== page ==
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The Bishop-Pair
(1 of 3)

Point Count Chess, NO. 142, p205-206, Example Sequence

The benefit of the Bishop-pair: H&M-S say that, in practice, the Bishop-pair proves to be "somewhat stronger than bishop plus knight and markedly stronger than two knights," and that the reason is the Bishop's quicker pace -- being able to dash about the board, along the diagonals of their color.

By contrast, the Knights have a somewhat awkward L-shape pattern of movement, and, all things being equal, need multiple turns to cross from one side of the board, to the other.

The weakness comes when one of the Bishops gets captured and the remaining Bishop is on the "wrong color" squares to attack the enemy, which ideally can just stay off the color of squares the enemy Bishop is stuck on.

This example highlights the disadvantage of having a Bishop & Knight, versus an opponent with both Bishops (the "Bishop-pair") ...

Beneath the ChessFlash viewer, you'll find my analysis of the position featured in Point Count Chess:
  1. PCC, p.205, No. 142, before 1.Nc2
  2. Result of Black's Bishop-pair.
  3. PGN

The Bishop-Pair (1 of 3)
My Analysis

Position #1, My Analysis
PCC, p.205, No. 142, before 1.Nc2

Point Count Chess - IE - Diagram 142 - Page 205
Before: 1.Nc2
Point Count Chess - IE - Diagram 142 - The Bishop-pair, Before: 1.Nc2
The Bishop-pair,
Before: 1.Nc2
With his dark-Bishop defending the d4-square, White tries to get his Knight to d4, in order to attack the c6-square, to prevent Black's King from getting to b5 ...

Black's King will be ready to complete the exchange of dark-Bishops (...Bf8xb4 → Bc3xb4 → ...Kb5xb4), after which, Black's King will be able to take out White's a5-Pawn, creating two Passed Pawns, one of which will be Protected (a6)
Point Count Chess - IE - Diagram 142 - The Bishop-pair, After 1.Nc2 Bg6+
The Bishop-pair,
After 1.Nc2 Bg6+
Unfortunately, 1.Ne3-c2 leads to an Absolute Skewer, by Black's light-Bishop (1...Bf7-g6+), which will forces White's King to stand aside, and enable Black to sacrifice his Bishop in order to trade White's troublesome Knight off the board.
Point Count Chess - IE - Diagram 142 - The Bishop-pair, After 2.Kd2 Bxc3
The Bishop-pair,
After 2.Kd2 Bxc3
After White's King completes the trade (3.Kd2xc2), Black's King will actually have a choice of going towards White's Queenside Pawns ...

Or, Black's King can take up a key position in the Center of the board (d5, the nearest light-square; White's Bishop cannot attack it!), for quick access to either side of the board -- it will be able to help deal with an attempt by White to go for Promotion, by creating a Passed Pawn on the Kingside.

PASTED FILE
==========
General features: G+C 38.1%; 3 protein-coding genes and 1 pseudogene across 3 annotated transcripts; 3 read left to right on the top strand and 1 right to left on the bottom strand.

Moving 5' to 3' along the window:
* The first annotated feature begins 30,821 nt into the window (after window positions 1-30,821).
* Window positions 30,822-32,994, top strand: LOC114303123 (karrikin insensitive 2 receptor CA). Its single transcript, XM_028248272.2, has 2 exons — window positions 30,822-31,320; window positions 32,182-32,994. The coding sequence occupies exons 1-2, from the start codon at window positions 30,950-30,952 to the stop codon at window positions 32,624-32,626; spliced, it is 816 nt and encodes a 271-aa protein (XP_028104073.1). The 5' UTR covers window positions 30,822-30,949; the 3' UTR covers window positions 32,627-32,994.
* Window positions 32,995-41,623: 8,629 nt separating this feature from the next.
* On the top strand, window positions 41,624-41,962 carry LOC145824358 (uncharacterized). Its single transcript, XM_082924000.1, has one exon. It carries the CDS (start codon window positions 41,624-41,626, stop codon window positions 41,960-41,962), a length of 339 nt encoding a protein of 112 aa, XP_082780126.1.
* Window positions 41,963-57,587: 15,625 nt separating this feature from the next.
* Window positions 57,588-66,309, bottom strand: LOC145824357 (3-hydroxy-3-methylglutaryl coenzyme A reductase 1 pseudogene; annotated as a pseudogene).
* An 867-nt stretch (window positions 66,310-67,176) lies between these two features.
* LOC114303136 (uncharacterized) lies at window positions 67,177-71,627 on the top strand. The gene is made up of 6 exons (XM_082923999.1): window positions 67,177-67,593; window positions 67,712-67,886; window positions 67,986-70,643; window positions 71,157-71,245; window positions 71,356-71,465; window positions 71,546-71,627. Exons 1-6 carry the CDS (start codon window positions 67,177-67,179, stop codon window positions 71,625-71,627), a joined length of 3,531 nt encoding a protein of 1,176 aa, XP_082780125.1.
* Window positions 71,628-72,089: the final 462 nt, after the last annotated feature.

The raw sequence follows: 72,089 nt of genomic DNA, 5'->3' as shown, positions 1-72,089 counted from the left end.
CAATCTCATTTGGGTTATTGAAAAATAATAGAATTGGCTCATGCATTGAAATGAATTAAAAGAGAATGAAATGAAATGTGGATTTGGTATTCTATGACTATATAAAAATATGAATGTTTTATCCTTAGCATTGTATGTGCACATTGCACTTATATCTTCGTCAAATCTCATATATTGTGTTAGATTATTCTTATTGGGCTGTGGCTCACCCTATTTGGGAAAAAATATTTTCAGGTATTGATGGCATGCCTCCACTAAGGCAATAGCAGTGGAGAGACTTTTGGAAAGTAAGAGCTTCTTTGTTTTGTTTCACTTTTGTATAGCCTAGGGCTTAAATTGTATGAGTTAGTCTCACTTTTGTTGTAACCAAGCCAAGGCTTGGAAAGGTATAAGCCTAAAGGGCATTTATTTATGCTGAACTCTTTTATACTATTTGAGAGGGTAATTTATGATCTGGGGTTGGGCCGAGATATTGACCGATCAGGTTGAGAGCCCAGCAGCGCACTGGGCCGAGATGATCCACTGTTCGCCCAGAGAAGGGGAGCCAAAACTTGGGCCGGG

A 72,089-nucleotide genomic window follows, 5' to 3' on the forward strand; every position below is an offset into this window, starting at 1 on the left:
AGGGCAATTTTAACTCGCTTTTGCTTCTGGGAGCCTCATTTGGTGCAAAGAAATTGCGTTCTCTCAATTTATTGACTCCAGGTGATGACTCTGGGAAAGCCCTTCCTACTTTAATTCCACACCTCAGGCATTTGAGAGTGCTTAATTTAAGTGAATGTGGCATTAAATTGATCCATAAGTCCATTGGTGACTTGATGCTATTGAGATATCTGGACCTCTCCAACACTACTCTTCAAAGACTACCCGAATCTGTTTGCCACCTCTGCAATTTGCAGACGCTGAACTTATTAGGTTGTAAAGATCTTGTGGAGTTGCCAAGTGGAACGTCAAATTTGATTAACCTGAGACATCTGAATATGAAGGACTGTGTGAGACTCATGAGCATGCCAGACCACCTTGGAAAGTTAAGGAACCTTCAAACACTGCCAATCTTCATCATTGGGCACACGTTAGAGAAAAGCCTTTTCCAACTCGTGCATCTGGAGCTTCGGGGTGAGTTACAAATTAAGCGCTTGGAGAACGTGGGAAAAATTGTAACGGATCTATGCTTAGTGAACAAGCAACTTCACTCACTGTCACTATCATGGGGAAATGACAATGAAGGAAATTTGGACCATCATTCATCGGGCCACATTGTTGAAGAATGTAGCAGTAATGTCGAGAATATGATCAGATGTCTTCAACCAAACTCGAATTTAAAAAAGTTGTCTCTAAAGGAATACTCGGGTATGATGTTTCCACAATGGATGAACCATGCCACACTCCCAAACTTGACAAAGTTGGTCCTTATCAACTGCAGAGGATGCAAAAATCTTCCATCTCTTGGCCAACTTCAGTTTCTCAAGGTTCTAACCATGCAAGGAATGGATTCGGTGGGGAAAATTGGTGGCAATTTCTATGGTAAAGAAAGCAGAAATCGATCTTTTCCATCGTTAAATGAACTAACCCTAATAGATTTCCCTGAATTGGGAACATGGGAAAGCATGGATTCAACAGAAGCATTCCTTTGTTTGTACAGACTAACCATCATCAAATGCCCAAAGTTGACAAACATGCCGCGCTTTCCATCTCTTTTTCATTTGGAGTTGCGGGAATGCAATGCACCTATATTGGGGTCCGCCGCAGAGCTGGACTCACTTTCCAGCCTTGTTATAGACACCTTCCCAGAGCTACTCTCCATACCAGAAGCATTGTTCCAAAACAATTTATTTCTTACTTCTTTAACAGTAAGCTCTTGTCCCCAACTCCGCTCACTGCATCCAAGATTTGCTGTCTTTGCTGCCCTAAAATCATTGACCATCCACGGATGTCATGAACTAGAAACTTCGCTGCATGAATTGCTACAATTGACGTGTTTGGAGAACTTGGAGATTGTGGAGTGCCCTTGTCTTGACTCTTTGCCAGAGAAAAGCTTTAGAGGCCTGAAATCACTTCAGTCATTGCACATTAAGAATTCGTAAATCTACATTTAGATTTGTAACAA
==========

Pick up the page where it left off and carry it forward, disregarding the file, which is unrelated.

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The Result of Black's Bishop-pair...

Compare the following two images, and imagine how different White's game might have been, IF, instead of his Bishop & Knight, he'd still had his Bishop-pair ...

Point Count Chess - IE - Diagram 142 - The Bishop-pair, Result, White's Bishop and Knight, Before 1.Nc2
(RESULT) The Bishop-pair,
White's Bishop & Knight
Before 1.Nc2
Point Count Chess - IE - Diagram 142 - The Bishop-pair, Result, If White had his Bishop-pair
(RESULT) The Bishop-pair,
Imagine IF White instead
had his Bishop-pair

With only his dark-Bishop, and being without his light-Bishop, White wasn't able to go on a quick offensive against Black's King, which would have forced a defensive move that would have bought time for White, to better mobilize his troops, to maintain that initiative ...

Black, basically, had the "wrong-color" Bishop, in this situation.

Because a Knight is bound by its awkward L-shape pattern of movement, White couldn't send his Knight directly onto d4. It had to make a detour, via c2 -- the move that led to the Absolute Skewer, which cost White's Knight its place on the board.

Point Count Chess - IE - Diagram 142 - The Bishop-pair, Result, Before 1.Nc2
(RESULT) The Bishop-pair,
Before 1.Nc2
Black was aware that White's dark-Bishop was inferior -- it's ineffective, as all White's attackable Pawns (b7 & h7) are on light-squares.

Contrast that with Black's dark-Bishop, which is already attacking White's weak b4-Pawn, (which is Backward).
Point Count Chess - IE - Diagram 142 - The Bishop-pair, Result, Before 1.Nc2 Bg6+
(RESULT) The Bishop-pair,
After 1.Nc2 Bg6+
When presented (after 1.Ne3-b2), Black took the opportunity to sacrifice his light-Bishop, to take-out White's Knight, which he knew would leave him with the stronger Bishop, on the board ...

This decision was made possible, because Black still had the Bishop-pair.

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PGN

[Event "PCC, p205-206 Diagram NO. 142"]
[Site "?"]
[Date "????.??.??"]
[Round "?"]
[White "Horowitz"]
[Black "Mott-Smith"]
[Result "*"]
[SetUp "1"]
[FEN "5b2/1p1k1bpp/p4p2/P7/1P3P2/2BKN1P1/7P/8 w - - 0 0"]
[PlyCount "5"]

{PCC, PCC, p205 Diagram NO. 142} 1. Nc2 Bg6+ 2. Kd2 Bxc2 3. Kxc2 *

End.

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